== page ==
How to Deal With a Teen Who Plays a LOT of Video Games

teen plays too many video games

teen plays too many video games

Earlier this year, an online video went viral, showing an angry dad driving his lawnmower over a very upset young man’s video game collection. According to the on-camera, four-letter-filled yelling match (warning), the son was spending too much time playing video games and the dad was fed up. Before you pull out the lawnmower and shred a thousand dollars’ worth of Junior’s video games, read the tips below—they’ll help create a little more family harmony on the matter.

If You Can’t Beat Them, Join Them…Then Beat Them

You may not see it right away, but the simple fact is that video games are fun. More than half of all Americans play video games on a semi-regular basis, according to the Entertainment Software Association, and if you’re telling your kids they are wasting their life on nothing, the hard fact is that you are wrong.

Video gaming is a cultural experience in the same category as watching TV as a family or seeing a baseball game with your dad. If your child is spend too much time away from the family to be able to play videos, move the video game console into the family room, load up a family-friendly game like “Just Dance 2015” or “NBA2K14,” and play as a family. Or let the kids play games online from the kitchen desktop computer while you make dinner. This way they’re out in the common area with family rather than holed up in their bedrooms.

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Gen-X Grandparents? You’re Not Alone.

Dear Mr. Dad: My 24-year old son and his wife are expecting their first baby in a few weeks. I’m really happy for him and I’m looking forward to meeting my new granddaughter. The problem is that I’m not even 50 yet and I can’t wrap my head around the fact that I’m going to be a grandfather. I take good care of myself, look pretty good for my age, and just don’t feel like a grandparent. What can I do?

A: This is definitely not your grandparents’ grandparenthood, with its images of grey hair, round-the-world cruises, and senior citizen discounts. Unfortunately, no matter how young you feel, how much you work out, how great you look, or how much of your hair you have left, there’s still one thing that will make you—and everyone around you—painfully aware that you’re getting older: that adorable tot running up to meet you at the front door screaming, “Hi, Grandpa!”

Becoming a grandparent at a young age can be a real shock to the ego—something a lot of us would prefer to keep safely in the future. But, if it makes you feel any better, you’re far from alone. According to AARP (which used to be called the American Association of Retired Persons—and which you can’t join until you’re 50 anyway), the average age of first-time grandparents is about 47, which almost no one considers “old.” A recent study of GenXers (those born between 1964 and 1980) by MetLife found that only 27 percent would consider themselves “old” before age 60. 35 percent said “old” is 60-69, and 25 percent said they wouldn’t be “old” ‘til after age 70.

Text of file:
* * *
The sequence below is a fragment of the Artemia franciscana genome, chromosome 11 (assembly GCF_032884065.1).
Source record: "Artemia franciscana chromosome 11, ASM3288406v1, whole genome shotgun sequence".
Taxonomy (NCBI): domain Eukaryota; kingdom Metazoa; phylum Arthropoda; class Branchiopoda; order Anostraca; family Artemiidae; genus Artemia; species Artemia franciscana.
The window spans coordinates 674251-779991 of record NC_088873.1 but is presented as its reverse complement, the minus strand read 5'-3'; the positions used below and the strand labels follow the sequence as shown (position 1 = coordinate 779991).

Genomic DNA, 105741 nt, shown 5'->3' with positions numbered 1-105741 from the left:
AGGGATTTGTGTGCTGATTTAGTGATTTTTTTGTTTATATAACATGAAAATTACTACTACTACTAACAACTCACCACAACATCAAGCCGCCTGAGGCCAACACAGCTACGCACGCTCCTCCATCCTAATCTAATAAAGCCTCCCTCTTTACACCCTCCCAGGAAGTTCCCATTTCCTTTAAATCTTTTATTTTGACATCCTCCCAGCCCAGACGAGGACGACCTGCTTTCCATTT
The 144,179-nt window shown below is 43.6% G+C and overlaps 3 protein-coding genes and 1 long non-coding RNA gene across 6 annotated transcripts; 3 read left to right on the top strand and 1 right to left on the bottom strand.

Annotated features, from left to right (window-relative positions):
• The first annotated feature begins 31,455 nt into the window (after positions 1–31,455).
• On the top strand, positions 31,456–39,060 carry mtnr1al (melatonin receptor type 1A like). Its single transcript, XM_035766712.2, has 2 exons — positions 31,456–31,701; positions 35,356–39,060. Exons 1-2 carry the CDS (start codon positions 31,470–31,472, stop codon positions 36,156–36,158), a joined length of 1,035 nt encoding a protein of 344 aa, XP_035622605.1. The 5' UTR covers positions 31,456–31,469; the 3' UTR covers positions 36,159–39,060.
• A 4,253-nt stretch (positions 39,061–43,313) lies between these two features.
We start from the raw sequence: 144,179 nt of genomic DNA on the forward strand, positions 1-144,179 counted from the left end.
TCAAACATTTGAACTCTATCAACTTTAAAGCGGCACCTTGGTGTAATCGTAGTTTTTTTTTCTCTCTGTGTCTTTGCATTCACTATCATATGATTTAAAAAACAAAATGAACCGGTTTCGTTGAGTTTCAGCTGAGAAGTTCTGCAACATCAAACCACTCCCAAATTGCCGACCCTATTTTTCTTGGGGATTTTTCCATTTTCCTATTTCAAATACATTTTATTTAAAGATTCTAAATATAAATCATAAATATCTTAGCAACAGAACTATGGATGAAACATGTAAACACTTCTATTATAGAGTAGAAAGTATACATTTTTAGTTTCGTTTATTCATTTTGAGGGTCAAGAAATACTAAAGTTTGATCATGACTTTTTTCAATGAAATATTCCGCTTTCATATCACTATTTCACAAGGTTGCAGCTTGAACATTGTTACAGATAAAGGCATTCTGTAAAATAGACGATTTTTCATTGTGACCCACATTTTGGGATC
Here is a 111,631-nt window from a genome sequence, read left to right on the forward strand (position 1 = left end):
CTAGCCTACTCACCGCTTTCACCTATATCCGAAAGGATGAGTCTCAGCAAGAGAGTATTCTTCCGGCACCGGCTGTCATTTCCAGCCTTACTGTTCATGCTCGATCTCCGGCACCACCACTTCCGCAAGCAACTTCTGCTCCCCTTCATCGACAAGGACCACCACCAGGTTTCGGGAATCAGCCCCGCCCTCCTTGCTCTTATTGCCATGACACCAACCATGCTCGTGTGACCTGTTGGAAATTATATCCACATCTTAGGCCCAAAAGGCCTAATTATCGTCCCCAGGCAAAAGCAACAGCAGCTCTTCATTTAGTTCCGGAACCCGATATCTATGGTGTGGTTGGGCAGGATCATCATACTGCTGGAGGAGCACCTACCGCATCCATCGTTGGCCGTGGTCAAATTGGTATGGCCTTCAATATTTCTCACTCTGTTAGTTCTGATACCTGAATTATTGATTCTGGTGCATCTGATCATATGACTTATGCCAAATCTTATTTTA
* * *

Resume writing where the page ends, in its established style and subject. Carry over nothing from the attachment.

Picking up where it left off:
No matter how much you prepare yourself, once that first grandchild shows up, your life will change in some pretty serious ways. Here are some steps you can take to make the transition a little less jarring:
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From Me to WWE

cena vs rusev

So my dad, my sister, my daughter, my nephew, and I all lost our virginity at the same time. Really. Okay, it wasn’t THAT kind of virginity. The one I’m talking about is our WWE (World Wrestling Entertainment) virginity. This past weekend, the aforementioned group of family members descended on Levi’s Stadium in Santa Clara for Wrestlemania 31, WWE’s flagship event. It was, as it should be with other types of lost virginities, a huge amount of fun.

flintstones wweThe day started with a media viewing of “The Flintstones & WWE: Stone Age SmackDown” in the screening room where the post-game interviews happen at Levi’s Stadium. It had been a couple of decades since I’d last communed with the Flintstones and the Rubbles and it was great to see how little they’d aged. After that, lunch. Then, out to our seat for the big events.


As I kid, I’d watched WWF—the predecessor of WWE—and as an adult, I’d seen some actual WWE on TV so I thought I knew what we’d be in for, but I wasn’t even close. Sure, there were the wrestling matches—that much I expected. But there was so much more—and something for pretty much everyone.

andre the giant wweFor older fans, there was the introduction of the 2015 inductees to the WWE Hall of Fame, which included Kevin Nash, The Bushwhackers, Randy Savage, Alundra Blayze, Larry, Zbyszko, Tatsumi Fujinai, Rikishi, and Arnold Schwartzenegger. And of course there was the Andre the Giant Memorial Battle Royal, which was won by Big Show (billed as “The World’s Largest Athlete) who tossed about 20 competitors out of the ring.
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Hard to Imagine Being Any Prouder of My Kids

tirzah brott pentimento

tirzah brott pentimentoMy oldeset daughter, Tirzah, just became an assistant photo editor at New York Magazine. Here’s a wonderful blog post about her work.tirzah pentimento 2

Experiments to Help You Better Understand Your Child’s Mind

Amber Ankowski and Andy Ankowski, co-authors of Think Like a Baby.
Learn to better understand your child’s developing mind.
Issues: Setting up simple research experiements to do with your baby; fun ways to get insight into what’s happening inside your child’s skull; the importance of talking to your baby; playing with reflexes; how music affects a child–before he or she is even born; many more experiments.